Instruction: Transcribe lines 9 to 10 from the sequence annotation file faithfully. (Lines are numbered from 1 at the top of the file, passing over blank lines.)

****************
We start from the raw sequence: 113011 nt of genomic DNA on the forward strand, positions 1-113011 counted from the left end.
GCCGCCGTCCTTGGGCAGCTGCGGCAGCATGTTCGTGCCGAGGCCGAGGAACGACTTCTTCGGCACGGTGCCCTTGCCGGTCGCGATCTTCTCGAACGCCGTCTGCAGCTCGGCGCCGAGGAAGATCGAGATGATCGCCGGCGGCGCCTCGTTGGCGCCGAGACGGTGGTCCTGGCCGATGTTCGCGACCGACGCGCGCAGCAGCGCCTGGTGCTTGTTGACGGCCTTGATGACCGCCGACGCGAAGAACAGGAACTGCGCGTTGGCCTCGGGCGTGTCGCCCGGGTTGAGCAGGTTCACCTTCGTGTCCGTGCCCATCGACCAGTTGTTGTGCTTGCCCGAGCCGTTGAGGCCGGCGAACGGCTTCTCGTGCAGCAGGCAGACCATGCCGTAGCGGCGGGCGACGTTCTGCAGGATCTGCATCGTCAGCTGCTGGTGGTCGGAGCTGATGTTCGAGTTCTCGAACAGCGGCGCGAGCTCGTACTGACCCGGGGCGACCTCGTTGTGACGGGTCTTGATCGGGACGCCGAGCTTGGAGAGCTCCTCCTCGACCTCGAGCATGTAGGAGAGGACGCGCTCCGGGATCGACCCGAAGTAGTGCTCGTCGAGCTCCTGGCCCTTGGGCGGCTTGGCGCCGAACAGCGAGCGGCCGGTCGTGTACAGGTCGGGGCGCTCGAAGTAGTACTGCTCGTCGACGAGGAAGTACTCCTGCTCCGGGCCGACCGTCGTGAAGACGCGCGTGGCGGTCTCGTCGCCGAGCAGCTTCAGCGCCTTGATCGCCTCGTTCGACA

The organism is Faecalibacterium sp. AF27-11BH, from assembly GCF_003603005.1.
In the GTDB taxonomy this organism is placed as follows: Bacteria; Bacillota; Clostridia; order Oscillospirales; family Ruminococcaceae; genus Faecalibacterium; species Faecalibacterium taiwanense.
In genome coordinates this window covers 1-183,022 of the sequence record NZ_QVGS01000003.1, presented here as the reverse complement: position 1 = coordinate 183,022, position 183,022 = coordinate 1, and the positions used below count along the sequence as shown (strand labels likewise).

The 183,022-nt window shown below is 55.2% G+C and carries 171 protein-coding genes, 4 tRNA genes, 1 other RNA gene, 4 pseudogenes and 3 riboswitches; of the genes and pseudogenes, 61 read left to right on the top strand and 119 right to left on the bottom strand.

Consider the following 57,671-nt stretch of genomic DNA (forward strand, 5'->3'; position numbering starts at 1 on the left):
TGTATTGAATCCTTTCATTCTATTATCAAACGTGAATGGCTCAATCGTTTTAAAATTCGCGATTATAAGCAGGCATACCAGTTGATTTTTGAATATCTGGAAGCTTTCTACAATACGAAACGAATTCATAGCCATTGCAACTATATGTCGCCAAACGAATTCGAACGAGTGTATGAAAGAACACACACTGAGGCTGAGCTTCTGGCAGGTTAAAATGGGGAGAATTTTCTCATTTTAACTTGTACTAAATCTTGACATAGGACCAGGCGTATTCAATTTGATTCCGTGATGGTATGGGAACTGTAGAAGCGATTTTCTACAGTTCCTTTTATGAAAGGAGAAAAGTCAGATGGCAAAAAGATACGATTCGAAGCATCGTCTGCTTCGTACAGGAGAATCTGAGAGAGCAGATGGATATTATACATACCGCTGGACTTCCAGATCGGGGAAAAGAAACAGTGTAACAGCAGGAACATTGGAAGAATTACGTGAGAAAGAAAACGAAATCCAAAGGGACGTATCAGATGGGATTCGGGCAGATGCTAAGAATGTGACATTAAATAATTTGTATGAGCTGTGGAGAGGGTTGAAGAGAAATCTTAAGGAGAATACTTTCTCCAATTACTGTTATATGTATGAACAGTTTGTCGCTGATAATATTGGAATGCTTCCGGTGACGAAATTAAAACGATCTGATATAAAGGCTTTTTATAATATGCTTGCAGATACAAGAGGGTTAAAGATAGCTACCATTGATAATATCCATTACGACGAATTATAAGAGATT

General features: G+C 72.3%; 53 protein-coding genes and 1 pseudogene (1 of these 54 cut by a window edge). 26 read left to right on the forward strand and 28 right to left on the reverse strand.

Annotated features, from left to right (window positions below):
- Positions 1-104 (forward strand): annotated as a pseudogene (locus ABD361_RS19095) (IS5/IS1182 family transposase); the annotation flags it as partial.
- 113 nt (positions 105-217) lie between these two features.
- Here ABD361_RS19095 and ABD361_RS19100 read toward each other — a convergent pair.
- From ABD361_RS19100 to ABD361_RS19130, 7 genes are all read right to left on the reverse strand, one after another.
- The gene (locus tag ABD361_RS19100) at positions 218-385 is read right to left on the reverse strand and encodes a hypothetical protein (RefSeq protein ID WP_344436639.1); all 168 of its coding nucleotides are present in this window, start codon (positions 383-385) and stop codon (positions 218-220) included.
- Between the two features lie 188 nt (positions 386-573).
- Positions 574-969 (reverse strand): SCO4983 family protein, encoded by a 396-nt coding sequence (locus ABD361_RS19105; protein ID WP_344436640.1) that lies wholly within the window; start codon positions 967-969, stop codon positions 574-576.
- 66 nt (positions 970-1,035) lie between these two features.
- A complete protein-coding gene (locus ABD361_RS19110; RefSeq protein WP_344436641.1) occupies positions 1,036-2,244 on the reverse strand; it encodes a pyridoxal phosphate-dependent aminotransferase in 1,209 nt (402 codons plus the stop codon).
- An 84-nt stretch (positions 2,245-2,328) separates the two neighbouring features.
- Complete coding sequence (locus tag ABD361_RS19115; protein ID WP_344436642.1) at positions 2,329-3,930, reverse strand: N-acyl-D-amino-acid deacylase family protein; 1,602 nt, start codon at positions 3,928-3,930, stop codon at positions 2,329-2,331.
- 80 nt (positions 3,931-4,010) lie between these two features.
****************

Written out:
General features: G+C 72.3%; 53 protein-coding genes and 1 pseudogene (1 of these 54 cut by a window edge). 26 read left to right on the forward strand and 28 right to left on the reverse strand.

Annotated features, from left to right (window positions below):